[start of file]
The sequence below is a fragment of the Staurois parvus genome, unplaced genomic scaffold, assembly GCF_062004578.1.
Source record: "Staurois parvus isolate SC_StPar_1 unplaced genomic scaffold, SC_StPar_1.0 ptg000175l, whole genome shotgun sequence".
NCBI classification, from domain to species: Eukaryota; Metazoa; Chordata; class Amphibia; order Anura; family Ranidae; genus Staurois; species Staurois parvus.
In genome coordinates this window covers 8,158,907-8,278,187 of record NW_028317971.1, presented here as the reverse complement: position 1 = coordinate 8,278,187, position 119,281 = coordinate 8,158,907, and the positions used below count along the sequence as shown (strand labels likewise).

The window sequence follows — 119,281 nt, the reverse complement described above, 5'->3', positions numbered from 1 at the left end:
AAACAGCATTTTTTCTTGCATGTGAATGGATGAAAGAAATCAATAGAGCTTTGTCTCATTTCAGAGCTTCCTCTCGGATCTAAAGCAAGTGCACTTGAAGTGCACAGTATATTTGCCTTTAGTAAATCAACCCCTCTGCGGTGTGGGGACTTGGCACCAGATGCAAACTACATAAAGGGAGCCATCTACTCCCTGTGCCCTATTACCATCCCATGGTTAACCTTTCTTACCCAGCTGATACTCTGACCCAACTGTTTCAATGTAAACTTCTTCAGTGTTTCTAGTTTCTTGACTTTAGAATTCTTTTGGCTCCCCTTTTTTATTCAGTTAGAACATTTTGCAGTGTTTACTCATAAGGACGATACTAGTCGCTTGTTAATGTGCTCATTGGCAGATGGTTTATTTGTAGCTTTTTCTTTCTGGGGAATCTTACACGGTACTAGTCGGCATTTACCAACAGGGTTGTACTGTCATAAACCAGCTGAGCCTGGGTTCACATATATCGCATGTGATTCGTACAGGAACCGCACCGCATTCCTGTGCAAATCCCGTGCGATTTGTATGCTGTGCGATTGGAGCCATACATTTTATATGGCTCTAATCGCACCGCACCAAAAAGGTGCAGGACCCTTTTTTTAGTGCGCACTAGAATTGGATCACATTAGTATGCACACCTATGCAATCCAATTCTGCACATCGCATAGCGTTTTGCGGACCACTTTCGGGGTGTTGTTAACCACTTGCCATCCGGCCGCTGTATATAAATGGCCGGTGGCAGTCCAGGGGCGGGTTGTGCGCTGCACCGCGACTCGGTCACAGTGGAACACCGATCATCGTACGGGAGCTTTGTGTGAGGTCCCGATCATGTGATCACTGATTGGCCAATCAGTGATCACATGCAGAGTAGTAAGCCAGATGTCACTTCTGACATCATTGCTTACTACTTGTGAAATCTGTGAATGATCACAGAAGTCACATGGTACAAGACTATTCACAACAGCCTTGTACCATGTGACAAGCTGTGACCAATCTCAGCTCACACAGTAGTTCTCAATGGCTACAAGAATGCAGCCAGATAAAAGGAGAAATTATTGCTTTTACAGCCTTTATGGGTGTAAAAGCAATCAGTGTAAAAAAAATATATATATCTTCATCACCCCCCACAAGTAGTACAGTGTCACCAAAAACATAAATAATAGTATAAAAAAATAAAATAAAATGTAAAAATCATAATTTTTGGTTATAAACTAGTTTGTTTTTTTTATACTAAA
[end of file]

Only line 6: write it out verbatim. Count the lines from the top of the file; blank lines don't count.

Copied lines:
AAACAGCATTTTTTCTTGCATGTGAATGGATGAAAGAAATCAATAGAGCTTTGTCTCATTTCAGAGCTTCCTCTCGGATCTAAAGCAAGTGCACTTGAAGTGCACAGTATATTTGCCTTTAGTAAATCAACCCCTCTGCGGTGTGGGGACTTGGCACCAGATGCAAACTACATAAAGGGAGCCATCTACTCCCTGTGCCCTATTACCATCCCATGGTTAACCTTTCTTACCCAGCTGATACTCTGACCCAACTGTTTCAATGTAAACTTCTTCAGTGTTTCTAGTTTCTTGACTTTAGAATTCTTTTGGCTCCCCTTTTTTATTCAGTTAGAACATTTTGCAGTGTTTACTCATAAGGACGATACTAGTCGCTTGTTAATGTGCTCATTGGCAGATGGTTTATTTGTAGCTTTTTCTTTCTGGGGAATCTTACACGGTACTAGTCGGCATTTACCAACAGGGTTGTACTGTCATAAACCAGCTGAGCCTGGGTTCACATATATCGCATGTGATTCGTACAGGAACCGCACCGCATTCCTGTGCAAATCCCGTGCGATTTGTATGCTGTGCGATTGGAGCCATACATTTTATATGGCTCTAATCGCACCGCACCAAAAAGGTGCAGGACCCTTTTTTTAGTGCGCACTAGAATTGGATCACATTAGTATGCACACCTATGCAATCCAATTCTGCACATCGCATAGCGTTTTGCGGACCACTTTCGGGGTGTTGTTAACCACTTGCCATCCGGCCGCTGTATATAAATGGCCGGTGGCAGTCCAGGGGCGGGTTGTGCGCTGCACCGCGACTCGGTCACAGTGGAACACCGATCATCGTACGGGAGCTTTGTGTGAGGTCCCGATCATGTGATCACTGATTGGCCAATCAGTGATCACATGCAGAGTAGTAAGCCAGATGTCACTTCTGACATCATTGCTTACTACTTGTGAAATCTGTGAATGATCACAGAAGTCACATGGTACAAGACTATTCACAACAGCCTTGTACCATGTGACAAGCTGTGACCAATCTCAGCTCACACAGTAGTTCTCAATGGCTACAAGAATGCAGCCAGATAAAAGGAGAAATTATTGCTTTTACAGCCTTTATGGGTGTAAAAGCAATCAGTGTAAAAAAAATATATATATCTTCATCACCCCCCACAAGTAGTACAGTGTCACCAAAAACATAAATAATAGTATAAAAAAATAAAATAAAATGTAAAAATCATAATTTTTGGTTATAAACTAGTTTGTTTTTTTTATACTAAA